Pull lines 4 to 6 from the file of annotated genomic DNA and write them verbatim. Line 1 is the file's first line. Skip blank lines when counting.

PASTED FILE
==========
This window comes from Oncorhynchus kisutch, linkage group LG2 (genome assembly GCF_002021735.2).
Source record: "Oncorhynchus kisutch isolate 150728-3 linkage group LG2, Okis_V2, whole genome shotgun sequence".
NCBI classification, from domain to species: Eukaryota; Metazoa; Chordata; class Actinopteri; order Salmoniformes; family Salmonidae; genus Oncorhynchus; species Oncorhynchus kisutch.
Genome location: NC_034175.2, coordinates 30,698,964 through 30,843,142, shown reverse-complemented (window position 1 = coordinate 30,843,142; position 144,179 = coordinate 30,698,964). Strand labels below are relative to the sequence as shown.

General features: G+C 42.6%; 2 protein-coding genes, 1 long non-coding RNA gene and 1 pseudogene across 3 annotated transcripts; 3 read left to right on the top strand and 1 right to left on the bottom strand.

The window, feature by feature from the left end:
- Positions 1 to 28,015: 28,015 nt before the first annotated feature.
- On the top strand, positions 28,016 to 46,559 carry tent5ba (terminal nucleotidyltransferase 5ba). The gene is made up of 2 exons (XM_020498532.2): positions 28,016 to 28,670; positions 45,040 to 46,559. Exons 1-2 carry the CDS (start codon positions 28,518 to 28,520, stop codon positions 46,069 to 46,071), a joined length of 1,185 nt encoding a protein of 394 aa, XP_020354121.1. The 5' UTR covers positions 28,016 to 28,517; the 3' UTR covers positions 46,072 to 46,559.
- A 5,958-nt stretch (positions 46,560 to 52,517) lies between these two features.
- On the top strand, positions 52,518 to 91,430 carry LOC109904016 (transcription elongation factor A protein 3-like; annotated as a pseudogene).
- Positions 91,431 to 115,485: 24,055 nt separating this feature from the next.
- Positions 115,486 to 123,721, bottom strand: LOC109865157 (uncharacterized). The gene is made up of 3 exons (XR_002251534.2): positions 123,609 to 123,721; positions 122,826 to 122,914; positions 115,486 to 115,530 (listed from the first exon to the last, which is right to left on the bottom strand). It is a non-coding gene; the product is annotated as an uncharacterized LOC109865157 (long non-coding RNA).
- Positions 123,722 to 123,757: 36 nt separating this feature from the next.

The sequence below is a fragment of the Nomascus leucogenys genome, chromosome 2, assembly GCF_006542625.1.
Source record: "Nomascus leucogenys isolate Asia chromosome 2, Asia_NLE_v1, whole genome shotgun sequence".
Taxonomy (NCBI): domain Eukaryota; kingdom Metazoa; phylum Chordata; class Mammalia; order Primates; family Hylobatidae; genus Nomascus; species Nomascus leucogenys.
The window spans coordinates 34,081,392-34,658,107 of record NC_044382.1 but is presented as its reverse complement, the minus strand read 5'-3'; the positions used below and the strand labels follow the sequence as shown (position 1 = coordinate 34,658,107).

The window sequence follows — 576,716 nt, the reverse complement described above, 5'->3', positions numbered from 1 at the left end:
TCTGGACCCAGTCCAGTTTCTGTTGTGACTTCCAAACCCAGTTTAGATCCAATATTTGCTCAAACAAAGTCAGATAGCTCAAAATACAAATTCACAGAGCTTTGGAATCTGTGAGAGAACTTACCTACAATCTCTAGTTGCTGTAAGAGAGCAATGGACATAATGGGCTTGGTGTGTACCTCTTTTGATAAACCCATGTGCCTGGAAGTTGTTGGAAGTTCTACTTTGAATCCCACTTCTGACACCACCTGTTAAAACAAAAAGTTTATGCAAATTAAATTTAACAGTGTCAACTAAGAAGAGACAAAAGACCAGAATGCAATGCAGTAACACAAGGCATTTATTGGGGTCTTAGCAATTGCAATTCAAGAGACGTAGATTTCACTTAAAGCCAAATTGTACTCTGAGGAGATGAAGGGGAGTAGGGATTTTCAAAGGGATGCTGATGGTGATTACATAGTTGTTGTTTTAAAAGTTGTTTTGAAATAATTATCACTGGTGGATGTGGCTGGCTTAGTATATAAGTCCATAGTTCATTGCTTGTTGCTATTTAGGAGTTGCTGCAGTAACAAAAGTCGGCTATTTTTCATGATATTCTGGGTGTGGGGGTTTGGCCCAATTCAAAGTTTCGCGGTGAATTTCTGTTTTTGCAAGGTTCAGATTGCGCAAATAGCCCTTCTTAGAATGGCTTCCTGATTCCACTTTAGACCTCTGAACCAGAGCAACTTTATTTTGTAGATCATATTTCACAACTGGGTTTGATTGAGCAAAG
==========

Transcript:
Genome location: NC_034175.2, coordinates 30,698,964 through 30,843,142, shown reverse-complemented (window position 1 = coordinate 30,843,142; position 144,179 = coordinate 30,698,964). Strand labels below are relative to the sequence as shown.

General features: G+C 42.6%; 2 protein-coding genes, 1 long non-coding RNA gene and 1 pseudogene across 3 annotated transcripts; 3 read left to right on the top strand and 1 right to left on the bottom strand.

The window, feature by feature from the left end: